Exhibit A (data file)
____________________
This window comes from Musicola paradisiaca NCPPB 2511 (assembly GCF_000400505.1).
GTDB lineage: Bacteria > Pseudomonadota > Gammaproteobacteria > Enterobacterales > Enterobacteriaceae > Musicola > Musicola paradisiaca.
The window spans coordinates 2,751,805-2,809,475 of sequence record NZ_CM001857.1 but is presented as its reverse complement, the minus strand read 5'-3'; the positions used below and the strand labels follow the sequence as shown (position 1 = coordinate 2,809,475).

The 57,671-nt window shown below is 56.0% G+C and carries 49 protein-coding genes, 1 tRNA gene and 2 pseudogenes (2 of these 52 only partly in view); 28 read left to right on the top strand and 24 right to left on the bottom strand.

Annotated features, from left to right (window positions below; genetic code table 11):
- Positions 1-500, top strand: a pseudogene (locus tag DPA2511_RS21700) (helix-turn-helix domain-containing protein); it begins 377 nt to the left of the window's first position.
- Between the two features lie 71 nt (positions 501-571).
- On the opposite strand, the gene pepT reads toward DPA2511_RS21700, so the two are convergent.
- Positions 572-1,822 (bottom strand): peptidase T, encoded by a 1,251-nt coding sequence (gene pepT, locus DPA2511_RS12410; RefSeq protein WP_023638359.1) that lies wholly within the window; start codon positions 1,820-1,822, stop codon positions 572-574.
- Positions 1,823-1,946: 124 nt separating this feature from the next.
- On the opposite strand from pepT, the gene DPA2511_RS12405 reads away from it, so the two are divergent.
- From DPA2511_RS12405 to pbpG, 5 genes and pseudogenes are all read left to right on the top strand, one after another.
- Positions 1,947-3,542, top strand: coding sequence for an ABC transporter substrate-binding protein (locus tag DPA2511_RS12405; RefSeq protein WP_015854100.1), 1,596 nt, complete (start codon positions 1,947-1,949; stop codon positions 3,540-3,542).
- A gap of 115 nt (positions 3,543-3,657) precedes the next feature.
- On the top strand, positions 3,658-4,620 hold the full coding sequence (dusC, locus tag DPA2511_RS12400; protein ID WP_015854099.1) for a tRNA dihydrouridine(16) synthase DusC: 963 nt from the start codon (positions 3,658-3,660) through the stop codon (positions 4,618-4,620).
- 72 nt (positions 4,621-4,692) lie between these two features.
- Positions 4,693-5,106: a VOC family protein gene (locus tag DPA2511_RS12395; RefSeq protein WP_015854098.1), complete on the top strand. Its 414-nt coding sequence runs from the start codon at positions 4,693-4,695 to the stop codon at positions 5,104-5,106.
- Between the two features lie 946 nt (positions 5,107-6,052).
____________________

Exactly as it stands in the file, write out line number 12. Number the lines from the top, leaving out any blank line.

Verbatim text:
- From DPA2511_RS12405 to pbpG, 5 genes and pseudogenes are all read left to right on the top strand, one after another.